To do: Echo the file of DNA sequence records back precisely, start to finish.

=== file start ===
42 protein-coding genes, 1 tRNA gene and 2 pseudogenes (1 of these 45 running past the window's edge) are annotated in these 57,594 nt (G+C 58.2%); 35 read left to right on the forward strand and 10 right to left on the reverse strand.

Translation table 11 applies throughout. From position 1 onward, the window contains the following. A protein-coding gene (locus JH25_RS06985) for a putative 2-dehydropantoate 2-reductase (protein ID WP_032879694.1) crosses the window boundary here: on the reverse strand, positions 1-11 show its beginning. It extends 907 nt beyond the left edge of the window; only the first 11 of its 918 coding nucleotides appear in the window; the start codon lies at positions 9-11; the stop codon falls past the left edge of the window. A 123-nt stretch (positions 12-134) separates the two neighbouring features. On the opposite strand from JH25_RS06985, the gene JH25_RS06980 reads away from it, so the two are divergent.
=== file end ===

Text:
42 protein-coding genes, 1 tRNA gene and 2 pseudogenes (1 of these 45 running past the window's edge) are annotated in these 57,594 nt (G+C 58.2%); 35 read left to right on the forward strand and 10 right to left on the reverse strand.

Translation table 11 applies throughout. From position 1 onward, the window contains the following. A protein-coding gene (locus JH25_RS06985) for a putative 2-dehydropantoate 2-reductase (protein ID WP_032879694.1) crosses the window boundary here: on the reverse strand, positions 1-11 show its beginning. It extends 907 nt beyond the left edge of the window; only the first 11 of its 918 coding nucleotides appear in the window; the start codon lies at positions 9-11; the stop codon falls past the left edge of the window. A 123-nt stretch (positions 12-134) separates the two neighbouring features. On the opposite strand from JH25_RS06985, the gene JH25_RS06980 reads away from it, so the two are divergent.